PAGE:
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How to prove that $$\int_0^\infty \frac{x\sin x}{x^2+1}dx=\frac{\pi}{2e}$$

I've tried several basic approaches like substitution and IBP but can't move forward.


marked as duplicate by Guy Fsone, José Carlos Santos, Arnaud D., Dando18, Nosrati Nov 7 '17 at 16:35

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Suppose we are interested in $$J = \int_0^\infty \frac{x\sin(x)}{1+x^2} dx$$

In view of the ML bound that we will be using later it proves convenient to write this as $$\left[ -\frac{x\cos(x)}{1+x^2} \right]_0^\infty + \int_0^\infty \frac{1-x^2}{(1+x^2)^2} \cos(x) dx = \frac{1}{2} \int_{-\infty}^\infty \frac{1-x^2}{(1+x^2)^2} \cos(x) dx.$$

Observe that this is $$\frac{1}{2} \Re \int_{-\infty}^\infty \frac{1-x^2}{(1+x^2)^2} \exp(ix) dx.$$

Therefore we integrate $$f(z) = \frac{1-z^2}{(1+z^2)^2} \exp(iz)$$

around a semicircular contour of radius $R$ in the upper half plane, which consists of a horizontal segment $\Gamma_1$ on the real axis and a semicircle $\Gamma_2$ in the upper half plane. Now the integral along $\Gamma_1$ is the integral we seek to evaluate in the limit and the integral along $\Gamma_2$ vanishes. This is because we have from the ML bound (parameterize $\Gamma_2$ by $R\exp(i\theta)$ with $0\le\theta\le\pi$)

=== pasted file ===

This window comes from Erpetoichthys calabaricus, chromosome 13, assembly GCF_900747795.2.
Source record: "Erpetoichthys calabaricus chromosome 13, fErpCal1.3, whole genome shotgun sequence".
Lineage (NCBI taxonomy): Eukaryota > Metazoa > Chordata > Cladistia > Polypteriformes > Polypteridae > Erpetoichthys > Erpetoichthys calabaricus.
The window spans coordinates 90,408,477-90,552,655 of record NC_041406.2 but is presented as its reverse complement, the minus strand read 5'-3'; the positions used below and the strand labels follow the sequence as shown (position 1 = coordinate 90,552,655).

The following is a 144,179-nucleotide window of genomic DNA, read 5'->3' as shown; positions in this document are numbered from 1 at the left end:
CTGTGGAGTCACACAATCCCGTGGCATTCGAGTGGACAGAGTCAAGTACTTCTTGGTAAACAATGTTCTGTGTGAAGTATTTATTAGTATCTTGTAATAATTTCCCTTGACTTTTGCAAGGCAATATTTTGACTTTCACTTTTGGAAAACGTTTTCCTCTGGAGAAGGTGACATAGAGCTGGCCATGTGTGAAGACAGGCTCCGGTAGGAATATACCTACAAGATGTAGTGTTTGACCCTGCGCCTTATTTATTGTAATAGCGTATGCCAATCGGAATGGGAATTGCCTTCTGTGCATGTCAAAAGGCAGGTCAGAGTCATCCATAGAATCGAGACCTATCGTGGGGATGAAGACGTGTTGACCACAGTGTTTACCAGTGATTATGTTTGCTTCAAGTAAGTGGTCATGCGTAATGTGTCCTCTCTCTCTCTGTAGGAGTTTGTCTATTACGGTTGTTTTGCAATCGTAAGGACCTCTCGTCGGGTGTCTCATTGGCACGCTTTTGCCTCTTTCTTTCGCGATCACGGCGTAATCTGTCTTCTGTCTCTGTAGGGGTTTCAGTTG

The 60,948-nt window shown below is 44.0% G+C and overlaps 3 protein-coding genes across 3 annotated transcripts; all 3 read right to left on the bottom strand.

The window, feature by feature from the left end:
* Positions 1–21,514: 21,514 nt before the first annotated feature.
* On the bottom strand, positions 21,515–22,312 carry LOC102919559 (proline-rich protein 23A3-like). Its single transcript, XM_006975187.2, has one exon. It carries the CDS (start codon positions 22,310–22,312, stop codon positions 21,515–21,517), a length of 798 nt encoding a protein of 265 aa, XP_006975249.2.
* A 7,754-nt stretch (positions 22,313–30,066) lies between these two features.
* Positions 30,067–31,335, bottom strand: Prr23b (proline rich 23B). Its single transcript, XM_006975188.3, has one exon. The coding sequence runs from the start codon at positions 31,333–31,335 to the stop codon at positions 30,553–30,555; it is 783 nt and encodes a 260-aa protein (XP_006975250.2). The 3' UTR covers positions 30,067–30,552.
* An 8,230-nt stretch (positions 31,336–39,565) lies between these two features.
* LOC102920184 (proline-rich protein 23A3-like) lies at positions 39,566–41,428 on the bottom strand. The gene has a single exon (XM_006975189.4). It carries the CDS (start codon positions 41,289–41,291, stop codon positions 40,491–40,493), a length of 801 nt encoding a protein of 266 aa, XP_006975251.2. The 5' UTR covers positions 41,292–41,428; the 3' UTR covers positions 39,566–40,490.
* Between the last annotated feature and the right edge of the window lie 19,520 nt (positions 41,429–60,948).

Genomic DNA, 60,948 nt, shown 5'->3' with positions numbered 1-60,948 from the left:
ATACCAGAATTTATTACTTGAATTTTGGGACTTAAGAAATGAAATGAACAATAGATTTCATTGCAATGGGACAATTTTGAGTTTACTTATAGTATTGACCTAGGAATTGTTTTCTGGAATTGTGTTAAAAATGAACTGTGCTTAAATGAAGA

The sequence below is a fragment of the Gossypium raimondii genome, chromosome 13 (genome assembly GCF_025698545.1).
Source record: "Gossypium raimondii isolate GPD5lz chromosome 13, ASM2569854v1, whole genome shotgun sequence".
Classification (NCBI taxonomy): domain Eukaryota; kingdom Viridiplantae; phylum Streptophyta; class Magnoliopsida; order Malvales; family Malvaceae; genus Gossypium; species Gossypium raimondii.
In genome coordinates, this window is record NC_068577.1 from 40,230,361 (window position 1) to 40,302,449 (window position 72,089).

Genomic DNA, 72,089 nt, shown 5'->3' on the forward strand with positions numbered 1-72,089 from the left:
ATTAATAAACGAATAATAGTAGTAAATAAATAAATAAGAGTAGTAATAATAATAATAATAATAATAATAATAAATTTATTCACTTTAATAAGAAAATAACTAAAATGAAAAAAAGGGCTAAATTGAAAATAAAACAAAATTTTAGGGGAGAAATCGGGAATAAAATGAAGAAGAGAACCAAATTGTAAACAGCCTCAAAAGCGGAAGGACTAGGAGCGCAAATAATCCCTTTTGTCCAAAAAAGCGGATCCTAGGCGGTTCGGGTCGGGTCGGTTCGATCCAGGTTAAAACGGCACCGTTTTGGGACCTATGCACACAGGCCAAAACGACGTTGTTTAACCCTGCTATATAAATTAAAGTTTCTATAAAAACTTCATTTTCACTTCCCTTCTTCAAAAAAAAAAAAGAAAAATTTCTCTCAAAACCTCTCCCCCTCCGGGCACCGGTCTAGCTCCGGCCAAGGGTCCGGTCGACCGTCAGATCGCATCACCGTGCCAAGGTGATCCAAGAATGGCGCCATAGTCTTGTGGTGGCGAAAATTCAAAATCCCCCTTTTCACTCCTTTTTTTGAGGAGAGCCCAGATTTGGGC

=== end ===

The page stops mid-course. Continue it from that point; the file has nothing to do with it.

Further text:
$$\lim_{R\rightarrow\infty} \pi R \times \frac{(R^2+1) |\exp(iR\exp(i\theta))|}{(R^2-1)^2} \\ = \lim_{R\rightarrow\infty} \pi R \times \frac{(R^2+1) |\exp(iR\cos(\theta)+i^2R\sin(\theta))|}{(R^2-1)^2} \\ = \lim_{R\rightarrow\infty} \pi R \times \frac{(R^2+1) |\exp(-R\sin(\theta))|}{(R^2-1)^2}.$$

Now we have $|\exp(-R\sin(\theta))|\le 1$ because $0\le\theta\le\pi$ so we get two terms, the first of which is $O(1/R)$ and the second $O(1/R^3)$ so they both vanish in the limit and the contribution from the circular segment $\Gamma_2$ is zero.

This yields $$J = \frac{1}{2} \times \Re(2\pi i \; \mathrm{Res}_{z=i} f(z)).$$

We require the second term in the Taylor series of $$\frac{1-z^2}{(z+i)^2} \exp(iz)$$ at $z=i$ which is $$\left.\left(\frac{-2z\exp(iz)+(1-z^2)i\exp(iz)}{(z+i)^2} - 2 \frac{1-z^2}{(z+i)^3} \exp(iz)\right)\right|_{z=i}.$$